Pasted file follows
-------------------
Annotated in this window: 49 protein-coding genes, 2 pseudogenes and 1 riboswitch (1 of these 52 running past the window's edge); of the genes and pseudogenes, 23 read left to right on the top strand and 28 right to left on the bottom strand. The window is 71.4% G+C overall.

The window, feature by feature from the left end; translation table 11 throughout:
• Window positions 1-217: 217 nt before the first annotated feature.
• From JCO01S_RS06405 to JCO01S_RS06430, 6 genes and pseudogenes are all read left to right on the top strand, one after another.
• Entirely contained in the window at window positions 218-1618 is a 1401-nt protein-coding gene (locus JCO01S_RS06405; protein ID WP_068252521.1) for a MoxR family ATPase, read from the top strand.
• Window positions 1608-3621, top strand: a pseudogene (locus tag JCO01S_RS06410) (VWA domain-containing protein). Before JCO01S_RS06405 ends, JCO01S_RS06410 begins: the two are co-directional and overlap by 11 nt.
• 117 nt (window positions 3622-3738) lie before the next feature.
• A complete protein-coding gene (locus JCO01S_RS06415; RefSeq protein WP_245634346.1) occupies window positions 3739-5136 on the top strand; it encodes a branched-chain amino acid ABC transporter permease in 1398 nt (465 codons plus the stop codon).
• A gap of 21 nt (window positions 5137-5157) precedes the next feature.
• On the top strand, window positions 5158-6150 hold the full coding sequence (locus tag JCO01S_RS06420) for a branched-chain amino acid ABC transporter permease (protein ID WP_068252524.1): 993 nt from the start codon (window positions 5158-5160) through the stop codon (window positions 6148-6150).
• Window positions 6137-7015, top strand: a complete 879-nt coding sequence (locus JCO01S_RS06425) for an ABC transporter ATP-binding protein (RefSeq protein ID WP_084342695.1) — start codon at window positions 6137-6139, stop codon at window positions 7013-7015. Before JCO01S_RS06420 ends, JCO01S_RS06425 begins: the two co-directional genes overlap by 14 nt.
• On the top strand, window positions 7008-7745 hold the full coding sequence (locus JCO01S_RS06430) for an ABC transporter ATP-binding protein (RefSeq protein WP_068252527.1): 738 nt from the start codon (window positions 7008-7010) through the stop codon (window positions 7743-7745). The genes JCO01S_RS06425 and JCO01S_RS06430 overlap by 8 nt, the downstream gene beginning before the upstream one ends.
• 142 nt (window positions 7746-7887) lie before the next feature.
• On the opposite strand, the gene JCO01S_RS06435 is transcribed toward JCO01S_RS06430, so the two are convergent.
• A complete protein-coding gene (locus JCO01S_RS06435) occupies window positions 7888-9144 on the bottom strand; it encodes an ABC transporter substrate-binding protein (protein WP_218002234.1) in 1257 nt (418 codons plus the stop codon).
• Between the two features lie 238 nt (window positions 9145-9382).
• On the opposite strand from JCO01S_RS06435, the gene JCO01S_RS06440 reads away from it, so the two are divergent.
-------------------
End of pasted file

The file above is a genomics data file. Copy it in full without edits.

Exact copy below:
Annotated in this window: 49 protein-coding genes, 2 pseudogenes and 1 riboswitch (1 of these 52 running past the window's edge); of the genes and pseudogenes, 23 read left to right on the top strand and 28 right to left on the bottom strand. The window is 71.4% G+C overall.

The window, feature by feature from the left end; translation table 11 throughout:
• Window positions 1-217: 217 nt before the first annotated feature.
• From JCO01S_RS06405 to JCO01S_RS06430, 6 genes and pseudogenes are all read left to right on the top strand, one after another.
• Entirely contained in the window at window positions 218-1618 is a 1401-nt protein-coding gene (locus JCO01S_RS06405; protein ID WP_068252521.1) for a MoxR family ATPase, read from the top strand.
• Window positions 1608-3621, top strand: a pseudogene (locus tag JCO01S_RS06410) (VWA domain-containing protein). Before JCO01S_RS06405 ends, JCO01S_RS06410 begins: the two are co-directional and overlap by 11 nt.
• 117 nt (window positions 3622-3738) lie before the next feature.
• A complete protein-coding gene (locus JCO01S_RS06415; RefSeq protein WP_245634346.1) occupies window positions 3739-5136 on the top strand; it encodes a branched-chain amino acid ABC transporter permease in 1398 nt (465 codons plus the stop codon).
• A gap of 21 nt (window positions 5137-5157) precedes the next feature.
• On the top strand, window positions 5158-6150 hold the full coding sequence (locus tag JCO01S_RS06420) for a branched-chain amino acid ABC transporter permease (protein ID WP_068252524.1): 993 nt from the start codon (window positions 5158-5160) through the stop codon (window positions 6148-6150).
• Window positions 6137-7015, top strand: a complete 879-nt coding sequence (locus JCO01S_RS06425) for an ABC transporter ATP-binding protein (RefSeq protein ID WP_084342695.1) — start codon at window positions 6137-6139, stop codon at window positions 7013-7015. Before JCO01S_RS06420 ends, JCO01S_RS06425 begins: the two co-directional genes overlap by 14 nt.
• On the top strand, window positions 7008-7745 hold the full coding sequence (locus JCO01S_RS06430) for an ABC transporter ATP-binding protein (RefSeq protein WP_068252527.1): 738 nt from the start codon (window positions 7008-7010) through the stop codon (window positions 7743-7745). The genes JCO01S_RS06425 and JCO01S_RS06430 overlap by 8 nt, the downstream gene beginning before the upstream one ends.
• 142 nt (window positions 7746-7887) lie before the next feature.
• On the opposite strand, the gene JCO01S_RS06435 is transcribed toward JCO01S_RS06430, so the two are convergent.
• A complete protein-coding gene (locus JCO01S_RS06435) occupies window positions 7888-9144 on the bottom strand; it encodes an ABC transporter substrate-binding protein (protein WP_218002234.1) in 1257 nt (418 codons plus the stop codon).
• Between the two features lie 238 nt (window positions 9145-9382).
• On the opposite strand from JCO01S_RS06435, the gene JCO01S_RS06440 reads away from it, so the two are divergent.